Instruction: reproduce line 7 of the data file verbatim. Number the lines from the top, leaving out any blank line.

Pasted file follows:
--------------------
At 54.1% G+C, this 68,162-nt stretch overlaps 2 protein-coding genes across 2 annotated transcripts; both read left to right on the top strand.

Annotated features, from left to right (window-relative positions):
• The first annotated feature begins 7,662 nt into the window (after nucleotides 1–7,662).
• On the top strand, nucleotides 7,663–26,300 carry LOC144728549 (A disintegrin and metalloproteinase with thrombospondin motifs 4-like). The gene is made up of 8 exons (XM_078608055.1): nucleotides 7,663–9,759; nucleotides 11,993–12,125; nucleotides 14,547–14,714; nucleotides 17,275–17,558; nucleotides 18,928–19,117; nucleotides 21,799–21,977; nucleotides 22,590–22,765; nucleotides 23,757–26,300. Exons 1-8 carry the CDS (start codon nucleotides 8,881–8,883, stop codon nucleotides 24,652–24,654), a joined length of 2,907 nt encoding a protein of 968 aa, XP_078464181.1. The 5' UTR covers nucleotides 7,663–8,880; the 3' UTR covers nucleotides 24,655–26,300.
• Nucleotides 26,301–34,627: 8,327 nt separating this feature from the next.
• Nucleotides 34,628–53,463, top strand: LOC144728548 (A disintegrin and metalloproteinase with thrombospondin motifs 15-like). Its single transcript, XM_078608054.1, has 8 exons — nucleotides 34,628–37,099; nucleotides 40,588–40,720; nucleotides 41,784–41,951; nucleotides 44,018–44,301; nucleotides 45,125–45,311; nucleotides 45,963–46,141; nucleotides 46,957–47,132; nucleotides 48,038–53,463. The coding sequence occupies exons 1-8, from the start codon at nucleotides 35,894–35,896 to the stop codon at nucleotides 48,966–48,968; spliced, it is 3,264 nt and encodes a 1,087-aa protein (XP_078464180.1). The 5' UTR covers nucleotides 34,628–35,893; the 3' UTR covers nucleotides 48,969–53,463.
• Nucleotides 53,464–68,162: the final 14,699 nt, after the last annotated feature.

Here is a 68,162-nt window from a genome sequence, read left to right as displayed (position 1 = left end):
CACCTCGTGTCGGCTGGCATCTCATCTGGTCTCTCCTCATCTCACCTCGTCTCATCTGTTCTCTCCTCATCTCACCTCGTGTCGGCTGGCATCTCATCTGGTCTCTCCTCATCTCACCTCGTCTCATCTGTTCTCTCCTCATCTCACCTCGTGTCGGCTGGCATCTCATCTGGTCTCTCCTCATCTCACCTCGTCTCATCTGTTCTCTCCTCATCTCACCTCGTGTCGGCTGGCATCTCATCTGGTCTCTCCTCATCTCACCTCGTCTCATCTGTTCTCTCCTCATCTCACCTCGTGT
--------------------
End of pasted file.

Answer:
• Nucleotides 53,464–68,162: the final 14,699 nt, after the last annotated feature.